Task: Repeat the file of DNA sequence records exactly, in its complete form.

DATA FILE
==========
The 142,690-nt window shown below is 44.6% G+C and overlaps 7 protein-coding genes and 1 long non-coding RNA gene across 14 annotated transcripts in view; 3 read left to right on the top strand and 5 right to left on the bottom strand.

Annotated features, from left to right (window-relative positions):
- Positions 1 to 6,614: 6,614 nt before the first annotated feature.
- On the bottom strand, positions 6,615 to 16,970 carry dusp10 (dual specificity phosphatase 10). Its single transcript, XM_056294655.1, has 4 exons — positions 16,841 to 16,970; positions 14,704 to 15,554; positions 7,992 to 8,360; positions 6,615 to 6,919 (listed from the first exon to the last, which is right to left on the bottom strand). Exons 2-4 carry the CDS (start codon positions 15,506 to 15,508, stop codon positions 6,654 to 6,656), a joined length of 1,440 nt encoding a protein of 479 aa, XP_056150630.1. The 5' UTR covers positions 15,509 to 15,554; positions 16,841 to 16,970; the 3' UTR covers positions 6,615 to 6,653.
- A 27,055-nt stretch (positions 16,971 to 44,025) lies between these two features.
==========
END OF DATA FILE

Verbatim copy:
The 142,690-nt window shown below is 44.6% G+C and overlaps 7 protein-coding genes and 1 long non-coding RNA gene across 14 annotated transcripts in view; 3 read left to right on the top strand and 5 right to left on the bottom strand.

Annotated features, from left to right (window-relative positions):
- Positions 1 to 6,614: 6,614 nt before the first annotated feature.
- On the bottom strand, positions 6,615 to 16,970 carry dusp10 (dual specificity phosphatase 10). Its single transcript, XM_056294655.1, has 4 exons — positions 16,841 to 16,970; positions 14,704 to 15,554; positions 7,992 to 8,360; positions 6,615 to 6,919 (listed from the first exon to the last, which is right to left on the bottom strand). Exons 2-4 carry the CDS (start codon positions 15,506 to 15,508, stop codon positions 6,654 to 6,656), a joined length of 1,440 nt encoding a protein of 479 aa, XP_056150630.1. The 5' UTR covers positions 15,509 to 15,554; positions 16,841 to 16,970; the 3' UTR covers positions 6,615 to 6,653.
- A 27,055-nt stretch (positions 16,971 to 44,025) lies between these two features.